A UN report has revealed the discovery of more than 200 mass graves, which contain over 12,000 bodies throughout the various provinces in Iraq.
After the defeat of ISIS in Iraq, the Iraqi Government, the UN, and other international organisations discovered over 200 mass graves throughout the country. According to the latest UN Human Rights Office and the UN Assistance Mission’s report, the mass graves that have been found so far across the provinces of Nineveh, Anbar, Kirkuk, and Salahuddin, contain over 12,000 bodies, many of them women, children and Iraqi Security Forces (ISF).
The report called on the Iraqi authorities to maintain and preserve these graves for forensic organisations to extract evidence and DNA so that the bodies of the victims are identified and returned to their families who have been waiting to hear the fate of the loved ones.
“Evidence gathered from these sites will be central to ensuring credible investigations, prosecution, and convictions in accordance with international due process standards,” said the report.
In 2014, ISIS entered these four provinces in Iraq killing anyone standing in their way and rejecting their rule. This resulted in the brutal murder of thousands of Iraqis throughout the three years that ISIS controlled large swathes of the country (2014-2017).
In August, the ISF announced that they had exhumed the bodies of over 2,070 people from the Khasfa mass grave in Mosul alone. Residents estimate that over 7,000-8,000 people were buried there by ISIS. Formerly a large crater created by a meteor crash, ISIS used the cavity to fill in the bodies of its victims in Mosul. When the ISF began its operation to liberate the city of Mosul, ISIS militants started filling the crater with dirt to cover up their crimes. However, soon after liberation, the ISF began exhuming the site.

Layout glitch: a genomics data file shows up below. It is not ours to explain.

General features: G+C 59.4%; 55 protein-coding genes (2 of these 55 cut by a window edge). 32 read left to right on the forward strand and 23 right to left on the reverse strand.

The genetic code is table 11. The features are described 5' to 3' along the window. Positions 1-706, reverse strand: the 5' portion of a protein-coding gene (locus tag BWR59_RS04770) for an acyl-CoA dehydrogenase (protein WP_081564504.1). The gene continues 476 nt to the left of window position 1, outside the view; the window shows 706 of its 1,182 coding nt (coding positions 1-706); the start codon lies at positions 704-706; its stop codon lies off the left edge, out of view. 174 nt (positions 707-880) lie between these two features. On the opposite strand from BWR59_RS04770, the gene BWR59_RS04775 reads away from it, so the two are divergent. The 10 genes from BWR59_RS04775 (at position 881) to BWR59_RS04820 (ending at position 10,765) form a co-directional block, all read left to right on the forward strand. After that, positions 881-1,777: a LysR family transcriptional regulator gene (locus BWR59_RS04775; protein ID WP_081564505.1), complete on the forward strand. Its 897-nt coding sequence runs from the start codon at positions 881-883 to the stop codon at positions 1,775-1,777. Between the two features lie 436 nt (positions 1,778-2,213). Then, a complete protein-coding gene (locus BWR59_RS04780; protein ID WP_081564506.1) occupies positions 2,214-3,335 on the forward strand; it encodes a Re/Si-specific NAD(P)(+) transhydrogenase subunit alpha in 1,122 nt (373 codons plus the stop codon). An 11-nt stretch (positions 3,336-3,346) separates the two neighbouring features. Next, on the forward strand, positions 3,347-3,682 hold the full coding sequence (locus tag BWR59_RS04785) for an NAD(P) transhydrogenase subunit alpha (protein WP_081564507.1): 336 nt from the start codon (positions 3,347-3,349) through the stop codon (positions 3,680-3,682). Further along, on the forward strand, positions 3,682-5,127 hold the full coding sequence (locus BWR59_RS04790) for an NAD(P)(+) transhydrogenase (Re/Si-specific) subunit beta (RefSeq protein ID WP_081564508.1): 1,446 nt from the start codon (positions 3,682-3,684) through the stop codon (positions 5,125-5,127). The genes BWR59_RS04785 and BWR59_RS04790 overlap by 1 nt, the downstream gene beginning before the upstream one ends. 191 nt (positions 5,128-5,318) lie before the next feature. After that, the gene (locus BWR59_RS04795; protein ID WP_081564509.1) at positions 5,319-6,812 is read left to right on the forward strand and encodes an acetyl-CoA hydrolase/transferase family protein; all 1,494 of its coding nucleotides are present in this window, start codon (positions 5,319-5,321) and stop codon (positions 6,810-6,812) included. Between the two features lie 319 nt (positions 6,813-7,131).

Despite the exhumations, DNA tracing is yet to be done to many of these bodies.
The defeat of the terrorist group in December 2017 has allowed local authorities and security forces to investigate the mass execution committed by ISIS and discover burial sites on a weekly basis. During the operations to liberate areas under ISIS control, the Iraqi government announced that they expect to find more mass graves in the areas formerly controlled by the group.
With many families still waiting to receive and perform proper burial rites to the bodies of their loved ones who were killed by ISIS, international organisations and the Iraqi authorities are accelerating their efforts to investigate these sites.